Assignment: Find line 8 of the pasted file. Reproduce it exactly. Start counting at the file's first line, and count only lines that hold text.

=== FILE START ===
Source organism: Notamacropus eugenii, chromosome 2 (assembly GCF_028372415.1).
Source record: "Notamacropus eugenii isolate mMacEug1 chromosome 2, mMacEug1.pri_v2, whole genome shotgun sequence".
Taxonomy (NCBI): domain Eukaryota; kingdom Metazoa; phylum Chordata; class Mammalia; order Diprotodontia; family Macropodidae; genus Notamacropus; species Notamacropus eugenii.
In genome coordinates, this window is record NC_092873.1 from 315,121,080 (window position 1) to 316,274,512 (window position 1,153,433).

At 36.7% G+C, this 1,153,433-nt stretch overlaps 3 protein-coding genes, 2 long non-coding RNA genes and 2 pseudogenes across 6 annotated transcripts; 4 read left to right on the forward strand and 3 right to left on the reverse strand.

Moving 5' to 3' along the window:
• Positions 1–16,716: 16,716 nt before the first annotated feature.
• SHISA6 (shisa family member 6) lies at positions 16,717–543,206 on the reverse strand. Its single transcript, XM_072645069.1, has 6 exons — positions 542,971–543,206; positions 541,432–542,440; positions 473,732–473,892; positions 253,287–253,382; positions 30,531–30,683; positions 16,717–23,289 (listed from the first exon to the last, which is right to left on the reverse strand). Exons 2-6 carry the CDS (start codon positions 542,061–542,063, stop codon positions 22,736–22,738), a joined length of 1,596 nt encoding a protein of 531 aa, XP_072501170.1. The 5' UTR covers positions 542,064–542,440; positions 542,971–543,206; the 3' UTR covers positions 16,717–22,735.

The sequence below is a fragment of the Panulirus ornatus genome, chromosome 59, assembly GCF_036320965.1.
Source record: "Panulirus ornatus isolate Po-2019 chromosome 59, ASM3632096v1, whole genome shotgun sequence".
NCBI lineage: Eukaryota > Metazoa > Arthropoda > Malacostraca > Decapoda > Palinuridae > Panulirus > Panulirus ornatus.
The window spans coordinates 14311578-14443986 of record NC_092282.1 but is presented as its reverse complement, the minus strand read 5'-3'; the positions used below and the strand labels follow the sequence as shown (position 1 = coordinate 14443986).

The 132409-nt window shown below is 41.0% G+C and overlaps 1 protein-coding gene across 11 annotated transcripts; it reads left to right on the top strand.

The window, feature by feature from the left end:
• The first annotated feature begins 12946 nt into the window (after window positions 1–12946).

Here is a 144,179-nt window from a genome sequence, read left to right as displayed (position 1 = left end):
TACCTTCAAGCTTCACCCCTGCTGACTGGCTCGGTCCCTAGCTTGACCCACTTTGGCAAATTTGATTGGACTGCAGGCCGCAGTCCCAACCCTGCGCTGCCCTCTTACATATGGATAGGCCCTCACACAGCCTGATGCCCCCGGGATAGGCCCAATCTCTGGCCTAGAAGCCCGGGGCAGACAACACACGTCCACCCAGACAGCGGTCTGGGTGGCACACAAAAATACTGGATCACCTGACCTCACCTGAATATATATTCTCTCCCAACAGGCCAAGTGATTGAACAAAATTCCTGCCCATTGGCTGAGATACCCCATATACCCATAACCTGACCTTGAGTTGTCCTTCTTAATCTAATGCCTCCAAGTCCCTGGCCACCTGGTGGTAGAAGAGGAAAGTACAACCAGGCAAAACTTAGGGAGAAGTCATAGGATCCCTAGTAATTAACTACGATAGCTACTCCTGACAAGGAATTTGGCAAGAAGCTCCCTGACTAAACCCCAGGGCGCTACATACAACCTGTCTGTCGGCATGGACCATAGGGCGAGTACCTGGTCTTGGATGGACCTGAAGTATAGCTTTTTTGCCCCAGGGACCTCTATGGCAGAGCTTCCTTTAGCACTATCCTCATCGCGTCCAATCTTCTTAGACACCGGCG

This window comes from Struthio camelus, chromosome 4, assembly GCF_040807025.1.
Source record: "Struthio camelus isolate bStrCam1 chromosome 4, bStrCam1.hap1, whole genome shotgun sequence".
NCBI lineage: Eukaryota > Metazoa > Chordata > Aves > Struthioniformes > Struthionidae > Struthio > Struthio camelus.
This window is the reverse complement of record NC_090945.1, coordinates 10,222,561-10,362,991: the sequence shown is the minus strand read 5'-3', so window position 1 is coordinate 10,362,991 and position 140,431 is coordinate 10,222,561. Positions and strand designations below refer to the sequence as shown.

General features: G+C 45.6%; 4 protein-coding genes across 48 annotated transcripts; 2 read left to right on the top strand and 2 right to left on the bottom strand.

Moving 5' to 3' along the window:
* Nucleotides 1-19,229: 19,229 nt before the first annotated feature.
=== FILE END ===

• SHISA6 (shisa family member 6) lies at positions 16,717–543,206 on the reverse strand. Its single transcript, XM_072645069.1, has 6 exons — positions 542,971–543,206; positions 541,432–542,440; positions 473,732–473,892; positions 253,287–253,382; positions 30,531–30,683; positions 16,717–23,289 (listed from the first exon to the last, which is right to left on the reverse strand). Exons 2-6 carry the CDS (start codon positions 542,061–542,063, stop codon positions 22,736–22,738), a joined length of 1,596 nt encoding a protein of 531 aa, XP_072501170.1. The 5' UTR covers positions 542,064–542,440; positions 542,971–543,206; the 3' UTR covers positions 16,717–22,735.